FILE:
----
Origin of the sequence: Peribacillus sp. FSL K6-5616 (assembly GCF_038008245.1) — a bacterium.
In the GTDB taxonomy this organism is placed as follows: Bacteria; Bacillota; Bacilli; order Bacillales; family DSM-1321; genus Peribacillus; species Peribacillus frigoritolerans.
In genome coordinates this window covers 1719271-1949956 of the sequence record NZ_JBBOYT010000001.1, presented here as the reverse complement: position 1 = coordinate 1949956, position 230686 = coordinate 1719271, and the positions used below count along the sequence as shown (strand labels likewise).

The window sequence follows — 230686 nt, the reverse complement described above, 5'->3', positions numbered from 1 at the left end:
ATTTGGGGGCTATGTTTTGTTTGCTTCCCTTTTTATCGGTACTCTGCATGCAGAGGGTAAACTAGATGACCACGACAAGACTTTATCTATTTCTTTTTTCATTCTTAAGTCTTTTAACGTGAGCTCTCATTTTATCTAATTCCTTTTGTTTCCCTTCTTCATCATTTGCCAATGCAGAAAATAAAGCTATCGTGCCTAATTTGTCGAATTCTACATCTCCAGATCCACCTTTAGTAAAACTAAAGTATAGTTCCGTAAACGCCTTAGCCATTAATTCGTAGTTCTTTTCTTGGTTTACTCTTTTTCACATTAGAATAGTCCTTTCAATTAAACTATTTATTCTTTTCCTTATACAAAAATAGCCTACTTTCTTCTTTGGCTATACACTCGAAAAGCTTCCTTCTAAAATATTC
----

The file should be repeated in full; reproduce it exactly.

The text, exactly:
Origin of the sequence: Peribacillus sp. FSL K6-5616 (assembly GCF_038008245.1) — a bacterium.
In the GTDB taxonomy this organism is placed as follows: Bacteria; Bacillota; Bacilli; order Bacillales; family DSM-1321; genus Peribacillus; species Peribacillus frigoritolerans.
In genome coordinates this window covers 1719271-1949956 of the sequence record NZ_JBBOYT010000001.1, presented here as the reverse complement: position 1 = coordinate 1949956, position 230686 = coordinate 1719271, and the positions used below count along the sequence as shown (strand labels likewise).

The window sequence follows — 230686 nt, the reverse complement described above, 5'->3', positions numbered from 1 at the left end:
ATTTGGGGGCTATGTTTTGTTTGCTTCCCTTTTTATCGGTACTCTGCATGCAGAGGGTAAACTAGATGACCACGACAAGACTTTATCTATTTCTTTTTTCATTCTTAAGTCTTTTAACGTGAGCTCTCATTTTATCTAATTCCTTTTGTTTCCCTTCTTCATCATTTGCCAATGCAGAAAATAAAGCTATCGTGCCTAATTTGTCGAATTCTACATCTCCAGATCCACCTTTAGTAAAACTAAAGTATAGTTCCGTAAACGCCTTAGCCATTAATTCGTAGTTCTTTTCTTGGTTTACTCTTTTTCACATTAGAATAGTCCTTTCAATTAAACTATTTATTCTTTTCCTTATACAAAAATAGCCTACTTTCTTCTTTGGCTATACACTCGAAAAGCTTCCTTCTAAAATATTC